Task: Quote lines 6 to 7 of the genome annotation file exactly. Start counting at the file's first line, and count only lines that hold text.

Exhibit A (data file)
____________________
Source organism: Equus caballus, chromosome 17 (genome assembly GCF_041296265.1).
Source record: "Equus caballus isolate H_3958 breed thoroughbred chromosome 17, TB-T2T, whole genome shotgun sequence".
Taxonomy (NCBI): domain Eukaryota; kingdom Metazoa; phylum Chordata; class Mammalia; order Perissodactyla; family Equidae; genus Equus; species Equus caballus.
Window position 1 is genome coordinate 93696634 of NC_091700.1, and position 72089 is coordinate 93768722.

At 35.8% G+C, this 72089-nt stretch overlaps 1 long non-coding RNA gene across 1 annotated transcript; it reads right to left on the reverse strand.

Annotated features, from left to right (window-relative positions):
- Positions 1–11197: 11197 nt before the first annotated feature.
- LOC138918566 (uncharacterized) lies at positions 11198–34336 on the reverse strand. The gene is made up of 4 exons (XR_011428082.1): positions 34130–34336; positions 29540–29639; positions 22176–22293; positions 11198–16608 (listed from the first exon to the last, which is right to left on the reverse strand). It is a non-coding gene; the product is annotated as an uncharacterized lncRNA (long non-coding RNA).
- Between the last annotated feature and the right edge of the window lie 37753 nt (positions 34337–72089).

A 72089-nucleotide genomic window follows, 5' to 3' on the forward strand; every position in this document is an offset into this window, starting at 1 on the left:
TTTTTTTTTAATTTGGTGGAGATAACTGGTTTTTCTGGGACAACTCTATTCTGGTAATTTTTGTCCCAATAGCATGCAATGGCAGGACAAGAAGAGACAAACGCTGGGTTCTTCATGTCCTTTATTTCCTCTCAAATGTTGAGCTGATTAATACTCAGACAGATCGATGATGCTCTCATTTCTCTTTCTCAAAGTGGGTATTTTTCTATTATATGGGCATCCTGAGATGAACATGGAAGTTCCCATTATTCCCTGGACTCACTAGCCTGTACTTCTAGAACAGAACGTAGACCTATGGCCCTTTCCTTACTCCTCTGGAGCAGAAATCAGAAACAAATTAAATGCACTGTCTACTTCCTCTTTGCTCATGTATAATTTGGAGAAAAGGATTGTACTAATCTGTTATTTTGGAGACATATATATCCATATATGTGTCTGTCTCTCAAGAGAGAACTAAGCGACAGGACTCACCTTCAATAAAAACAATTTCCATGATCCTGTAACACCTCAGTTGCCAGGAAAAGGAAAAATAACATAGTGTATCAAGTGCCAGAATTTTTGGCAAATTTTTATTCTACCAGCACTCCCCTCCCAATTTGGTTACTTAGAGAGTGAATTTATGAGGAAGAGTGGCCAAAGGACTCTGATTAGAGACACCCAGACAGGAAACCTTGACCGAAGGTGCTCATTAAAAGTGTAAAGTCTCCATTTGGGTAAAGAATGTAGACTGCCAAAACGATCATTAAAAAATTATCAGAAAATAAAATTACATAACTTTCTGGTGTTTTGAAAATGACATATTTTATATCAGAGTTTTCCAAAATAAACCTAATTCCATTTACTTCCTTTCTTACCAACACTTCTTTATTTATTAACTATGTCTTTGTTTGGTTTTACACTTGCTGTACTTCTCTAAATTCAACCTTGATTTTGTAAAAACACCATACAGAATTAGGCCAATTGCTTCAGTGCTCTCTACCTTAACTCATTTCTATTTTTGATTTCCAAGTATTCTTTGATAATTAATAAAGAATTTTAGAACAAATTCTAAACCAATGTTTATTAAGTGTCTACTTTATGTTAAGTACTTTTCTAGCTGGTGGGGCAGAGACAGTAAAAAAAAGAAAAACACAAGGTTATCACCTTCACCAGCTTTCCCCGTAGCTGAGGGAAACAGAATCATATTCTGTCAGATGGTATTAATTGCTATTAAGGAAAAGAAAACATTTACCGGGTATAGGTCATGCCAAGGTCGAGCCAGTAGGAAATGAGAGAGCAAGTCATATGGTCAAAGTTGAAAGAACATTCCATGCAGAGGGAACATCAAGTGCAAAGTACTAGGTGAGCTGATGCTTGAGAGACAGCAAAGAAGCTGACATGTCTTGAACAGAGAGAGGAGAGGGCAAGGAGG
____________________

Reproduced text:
Annotated features, from left to right (window-relative positions):
- Positions 1–11197: 11197 nt before the first annotated feature.